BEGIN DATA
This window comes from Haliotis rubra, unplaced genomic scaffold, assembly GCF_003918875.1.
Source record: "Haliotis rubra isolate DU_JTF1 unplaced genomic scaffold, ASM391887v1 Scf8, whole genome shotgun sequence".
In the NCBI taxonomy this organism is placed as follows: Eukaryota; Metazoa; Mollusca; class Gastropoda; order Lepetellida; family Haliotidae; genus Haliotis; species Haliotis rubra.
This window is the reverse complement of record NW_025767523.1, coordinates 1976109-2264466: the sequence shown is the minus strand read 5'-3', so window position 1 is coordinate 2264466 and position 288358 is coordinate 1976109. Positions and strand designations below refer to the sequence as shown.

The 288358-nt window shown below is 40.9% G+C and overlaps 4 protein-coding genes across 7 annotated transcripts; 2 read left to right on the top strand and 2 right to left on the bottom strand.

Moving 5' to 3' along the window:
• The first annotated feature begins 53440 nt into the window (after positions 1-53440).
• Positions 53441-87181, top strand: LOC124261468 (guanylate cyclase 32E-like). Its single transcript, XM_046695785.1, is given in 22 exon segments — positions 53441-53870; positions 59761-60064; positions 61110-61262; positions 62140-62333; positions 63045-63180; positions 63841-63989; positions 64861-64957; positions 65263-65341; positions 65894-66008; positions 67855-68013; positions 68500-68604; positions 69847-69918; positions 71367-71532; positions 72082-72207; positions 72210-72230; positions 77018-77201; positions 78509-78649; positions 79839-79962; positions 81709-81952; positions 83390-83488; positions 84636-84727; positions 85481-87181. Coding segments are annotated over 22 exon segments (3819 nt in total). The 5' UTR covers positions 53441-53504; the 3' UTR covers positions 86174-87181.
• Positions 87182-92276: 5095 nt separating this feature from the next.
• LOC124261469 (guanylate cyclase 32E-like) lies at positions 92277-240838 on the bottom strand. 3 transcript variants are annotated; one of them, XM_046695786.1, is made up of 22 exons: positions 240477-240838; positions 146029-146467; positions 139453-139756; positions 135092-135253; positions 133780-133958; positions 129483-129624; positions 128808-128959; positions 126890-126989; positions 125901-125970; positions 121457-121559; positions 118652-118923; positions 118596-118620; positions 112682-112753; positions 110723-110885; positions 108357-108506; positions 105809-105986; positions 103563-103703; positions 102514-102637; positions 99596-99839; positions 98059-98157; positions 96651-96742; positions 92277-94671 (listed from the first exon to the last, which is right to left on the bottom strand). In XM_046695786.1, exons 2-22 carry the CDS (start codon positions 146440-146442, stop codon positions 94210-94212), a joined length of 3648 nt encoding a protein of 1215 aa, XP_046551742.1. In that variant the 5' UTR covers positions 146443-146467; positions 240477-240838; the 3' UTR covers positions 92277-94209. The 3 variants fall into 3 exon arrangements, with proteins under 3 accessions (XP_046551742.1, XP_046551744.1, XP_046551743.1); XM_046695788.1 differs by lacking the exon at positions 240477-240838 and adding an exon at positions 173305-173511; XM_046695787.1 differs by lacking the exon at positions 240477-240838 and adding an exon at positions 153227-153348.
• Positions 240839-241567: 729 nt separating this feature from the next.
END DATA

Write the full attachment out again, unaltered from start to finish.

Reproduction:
This window comes from Haliotis rubra, unplaced genomic scaffold, assembly GCF_003918875.1.
Source record: "Haliotis rubra isolate DU_JTF1 unplaced genomic scaffold, ASM391887v1 Scf8, whole genome shotgun sequence".
In the NCBI taxonomy this organism is placed as follows: Eukaryota; Metazoa; Mollusca; class Gastropoda; order Lepetellida; family Haliotidae; genus Haliotis; species Haliotis rubra.
This window is the reverse complement of record NW_025767523.1, coordinates 1976109-2264466: the sequence shown is the minus strand read 5'-3', so window position 1 is coordinate 2264466 and position 288358 is coordinate 1976109. Positions and strand designations below refer to the sequence as shown.

The 288358-nt window shown below is 40.9% G+C and overlaps 4 protein-coding genes across 7 annotated transcripts; 2 read left to right on the top strand and 2 right to left on the bottom strand.

Moving 5' to 3' along the window:
• The first annotated feature begins 53440 nt into the window (after positions 1-53440).
• Positions 53441-87181, top strand: LOC124261468 (guanylate cyclase 32E-like). Its single transcript, XM_046695785.1, is given in 22 exon segments — positions 53441-53870; positions 59761-60064; positions 61110-61262; positions 62140-62333; positions 63045-63180; positions 63841-63989; positions 64861-64957; positions 65263-65341; positions 65894-66008; positions 67855-68013; positions 68500-68604; positions 69847-69918; positions 71367-71532; positions 72082-72207; positions 72210-72230; positions 77018-77201; positions 78509-78649; positions 79839-79962; positions 81709-81952; positions 83390-83488; positions 84636-84727; positions 85481-87181. Coding segments are annotated over 22 exon segments (3819 nt in total). The 5' UTR covers positions 53441-53504; the 3' UTR covers positions 86174-87181.
• Positions 87182-92276: 5095 nt separating this feature from the next.
• LOC124261469 (guanylate cyclase 32E-like) lies at positions 92277-240838 on the bottom strand. 3 transcript variants are annotated; one of them, XM_046695786.1, is made up of 22 exons: positions 240477-240838; positions 146029-146467; positions 139453-139756; positions 135092-135253; positions 133780-133958; positions 129483-129624; positions 128808-128959; positions 126890-126989; positions 125901-125970; positions 121457-121559; positions 118652-118923; positions 118596-118620; positions 112682-112753; positions 110723-110885; positions 108357-108506; positions 105809-105986; positions 103563-103703; positions 102514-102637; positions 99596-99839; positions 98059-98157; positions 96651-96742; positions 92277-94671 (listed from the first exon to the last, which is right to left on the bottom strand). In XM_046695786.1, exons 2-22 carry the CDS (start codon positions 146440-146442, stop codon positions 94210-94212), a joined length of 3648 nt encoding a protein of 1215 aa, XP_046551742.1. In that variant the 5' UTR covers positions 146443-146467; positions 240477-240838; the 3' UTR covers positions 92277-94209. The 3 variants fall into 3 exon arrangements, with proteins under 3 accessions (XP_046551742.1, XP_046551744.1, XP_046551743.1); XM_046695788.1 differs by lacking the exon at positions 240477-240838 and adding an exon at positions 173305-173511; XM_046695787.1 differs by lacking the exon at positions 240477-240838 and adding an exon at positions 153227-153348.
• Positions 240839-241567: 729 nt separating this feature from the next.